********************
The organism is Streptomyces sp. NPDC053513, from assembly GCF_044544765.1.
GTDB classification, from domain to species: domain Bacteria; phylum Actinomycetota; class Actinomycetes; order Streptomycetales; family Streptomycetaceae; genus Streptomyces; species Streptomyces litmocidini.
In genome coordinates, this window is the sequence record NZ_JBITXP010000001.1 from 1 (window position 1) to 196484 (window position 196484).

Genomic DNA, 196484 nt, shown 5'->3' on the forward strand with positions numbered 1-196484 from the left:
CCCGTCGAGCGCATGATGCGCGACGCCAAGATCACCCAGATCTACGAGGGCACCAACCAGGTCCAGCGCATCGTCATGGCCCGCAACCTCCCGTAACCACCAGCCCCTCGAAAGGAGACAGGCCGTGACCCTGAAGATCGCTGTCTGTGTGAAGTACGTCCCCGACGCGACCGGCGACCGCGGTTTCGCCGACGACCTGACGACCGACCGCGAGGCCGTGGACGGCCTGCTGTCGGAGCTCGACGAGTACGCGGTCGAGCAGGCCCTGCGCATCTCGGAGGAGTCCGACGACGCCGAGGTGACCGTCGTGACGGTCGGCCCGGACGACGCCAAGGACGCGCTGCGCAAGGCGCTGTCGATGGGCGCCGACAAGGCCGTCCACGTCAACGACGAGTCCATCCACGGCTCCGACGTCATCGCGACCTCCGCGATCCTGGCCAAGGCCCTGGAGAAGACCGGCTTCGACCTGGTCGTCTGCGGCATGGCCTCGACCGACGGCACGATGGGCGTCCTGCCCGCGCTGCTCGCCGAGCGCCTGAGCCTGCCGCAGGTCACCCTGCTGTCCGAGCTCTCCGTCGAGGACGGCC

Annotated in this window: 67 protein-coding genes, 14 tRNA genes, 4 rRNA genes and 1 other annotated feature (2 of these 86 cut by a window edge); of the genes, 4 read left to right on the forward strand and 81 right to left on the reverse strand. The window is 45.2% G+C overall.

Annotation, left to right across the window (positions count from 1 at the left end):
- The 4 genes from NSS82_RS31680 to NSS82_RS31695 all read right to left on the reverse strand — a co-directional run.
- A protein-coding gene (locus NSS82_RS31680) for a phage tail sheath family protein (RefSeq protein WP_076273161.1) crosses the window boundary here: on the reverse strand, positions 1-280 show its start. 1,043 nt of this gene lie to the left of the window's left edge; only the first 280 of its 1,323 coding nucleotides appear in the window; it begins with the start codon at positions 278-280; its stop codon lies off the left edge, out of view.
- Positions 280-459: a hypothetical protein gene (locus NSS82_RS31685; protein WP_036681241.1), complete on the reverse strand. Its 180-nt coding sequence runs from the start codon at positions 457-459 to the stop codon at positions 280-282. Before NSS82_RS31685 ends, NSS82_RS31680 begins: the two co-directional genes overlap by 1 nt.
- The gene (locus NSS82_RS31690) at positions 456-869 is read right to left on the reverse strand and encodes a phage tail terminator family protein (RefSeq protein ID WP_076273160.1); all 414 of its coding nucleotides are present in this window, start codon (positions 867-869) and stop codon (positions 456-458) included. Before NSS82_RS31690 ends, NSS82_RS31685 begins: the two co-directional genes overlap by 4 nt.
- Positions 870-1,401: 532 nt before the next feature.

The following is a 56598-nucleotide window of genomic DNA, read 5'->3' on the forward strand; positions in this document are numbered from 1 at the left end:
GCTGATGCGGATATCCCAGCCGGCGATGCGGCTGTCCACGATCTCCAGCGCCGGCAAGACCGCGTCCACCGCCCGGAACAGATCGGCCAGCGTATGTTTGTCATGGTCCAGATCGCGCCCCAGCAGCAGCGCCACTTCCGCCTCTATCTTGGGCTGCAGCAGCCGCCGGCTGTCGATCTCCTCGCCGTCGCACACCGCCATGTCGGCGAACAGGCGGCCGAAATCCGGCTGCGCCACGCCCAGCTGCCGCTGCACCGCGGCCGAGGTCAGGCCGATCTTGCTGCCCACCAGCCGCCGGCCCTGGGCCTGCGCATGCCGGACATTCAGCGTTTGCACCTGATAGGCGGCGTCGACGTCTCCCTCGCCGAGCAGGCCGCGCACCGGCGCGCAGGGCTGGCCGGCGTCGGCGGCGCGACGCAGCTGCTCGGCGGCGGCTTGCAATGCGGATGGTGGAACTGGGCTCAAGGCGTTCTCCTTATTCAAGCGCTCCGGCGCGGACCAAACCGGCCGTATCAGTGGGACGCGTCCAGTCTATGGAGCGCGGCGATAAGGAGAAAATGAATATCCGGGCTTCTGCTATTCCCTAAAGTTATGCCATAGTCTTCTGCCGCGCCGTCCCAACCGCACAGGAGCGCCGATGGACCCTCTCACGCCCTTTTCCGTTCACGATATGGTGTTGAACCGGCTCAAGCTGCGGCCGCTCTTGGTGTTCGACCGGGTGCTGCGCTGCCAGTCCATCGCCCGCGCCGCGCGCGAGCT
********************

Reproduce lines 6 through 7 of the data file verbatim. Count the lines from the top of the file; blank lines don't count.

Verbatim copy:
Annotated in this window: 67 protein-coding genes, 14 tRNA genes, 4 rRNA genes and 1 other annotated feature (2 of these 86 cut by a window edge); of the genes, 4 read left to right on the forward strand and 81 right to left on the reverse strand. The window is 45.2% G+C overall.

Annotation, left to right across the window (positions count from 1 at the left end):